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The publication of scientific articles offers rewards to their authors, including personal publicity, currency for advancement in an academic system, support for future grant applications or renewals, and the personal satisfaction that comes with the advancement of knowledge. These all provide appropriate motivations for investigative pursuits. While these inducements may lead to bias in the gathering and presentation of information, they are assumed to be present by most readers and reviewers. Another form of inducement to publication comes from a "proprietary" interest in the drug, instrument, device, or technique being studied. This, too, may create a bias or potential conflict of interest. The Archives has requested in the past that authors with a "commercial or proprietary interest" in a product indicate this in a footnote appended to submitted manuscripts. With this issue of the Archives, our instructions have been expanded to include disclosure of a financial interest owned by an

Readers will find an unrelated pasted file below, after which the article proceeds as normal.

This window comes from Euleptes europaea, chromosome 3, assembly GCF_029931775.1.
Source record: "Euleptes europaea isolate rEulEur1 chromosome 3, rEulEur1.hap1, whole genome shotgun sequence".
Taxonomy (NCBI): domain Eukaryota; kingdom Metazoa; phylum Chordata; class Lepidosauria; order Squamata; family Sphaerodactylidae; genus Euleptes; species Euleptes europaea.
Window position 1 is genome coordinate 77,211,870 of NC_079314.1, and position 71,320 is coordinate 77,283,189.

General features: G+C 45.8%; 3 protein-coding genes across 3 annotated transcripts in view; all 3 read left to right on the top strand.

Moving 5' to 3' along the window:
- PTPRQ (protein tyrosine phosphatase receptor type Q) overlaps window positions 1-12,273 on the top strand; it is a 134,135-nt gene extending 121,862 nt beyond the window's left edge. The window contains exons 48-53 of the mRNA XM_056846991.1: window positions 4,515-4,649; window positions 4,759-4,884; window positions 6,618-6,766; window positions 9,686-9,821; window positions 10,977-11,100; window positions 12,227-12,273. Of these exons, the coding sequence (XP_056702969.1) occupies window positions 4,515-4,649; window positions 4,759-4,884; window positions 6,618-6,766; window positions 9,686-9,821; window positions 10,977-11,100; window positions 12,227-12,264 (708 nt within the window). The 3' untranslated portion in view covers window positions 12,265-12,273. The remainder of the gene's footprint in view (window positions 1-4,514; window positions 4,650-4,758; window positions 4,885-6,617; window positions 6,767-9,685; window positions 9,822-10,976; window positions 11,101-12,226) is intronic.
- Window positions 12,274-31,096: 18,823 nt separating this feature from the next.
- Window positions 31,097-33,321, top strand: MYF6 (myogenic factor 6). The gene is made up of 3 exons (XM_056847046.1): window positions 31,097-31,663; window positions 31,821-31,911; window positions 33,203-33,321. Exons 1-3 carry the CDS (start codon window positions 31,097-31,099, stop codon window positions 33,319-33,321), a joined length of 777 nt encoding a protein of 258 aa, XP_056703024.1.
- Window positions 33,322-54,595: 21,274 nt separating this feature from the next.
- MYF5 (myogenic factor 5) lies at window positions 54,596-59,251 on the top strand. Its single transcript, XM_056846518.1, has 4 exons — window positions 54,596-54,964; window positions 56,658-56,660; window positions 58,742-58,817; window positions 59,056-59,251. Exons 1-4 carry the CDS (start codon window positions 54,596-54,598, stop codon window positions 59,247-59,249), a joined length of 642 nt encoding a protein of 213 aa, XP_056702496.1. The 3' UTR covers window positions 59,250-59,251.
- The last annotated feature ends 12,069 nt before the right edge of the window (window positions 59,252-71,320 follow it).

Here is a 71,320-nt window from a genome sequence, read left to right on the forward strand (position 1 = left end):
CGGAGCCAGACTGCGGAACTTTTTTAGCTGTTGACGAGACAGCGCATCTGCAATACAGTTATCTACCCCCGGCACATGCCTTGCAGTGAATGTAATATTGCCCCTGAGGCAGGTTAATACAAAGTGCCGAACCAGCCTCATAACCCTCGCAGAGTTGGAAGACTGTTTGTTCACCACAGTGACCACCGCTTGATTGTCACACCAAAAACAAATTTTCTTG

Sugar J. Conflicts of Interest and True Science. Arch Ophthalmol. 1987;105(3):331. doi:10.1001/archopht.1987.01060030051022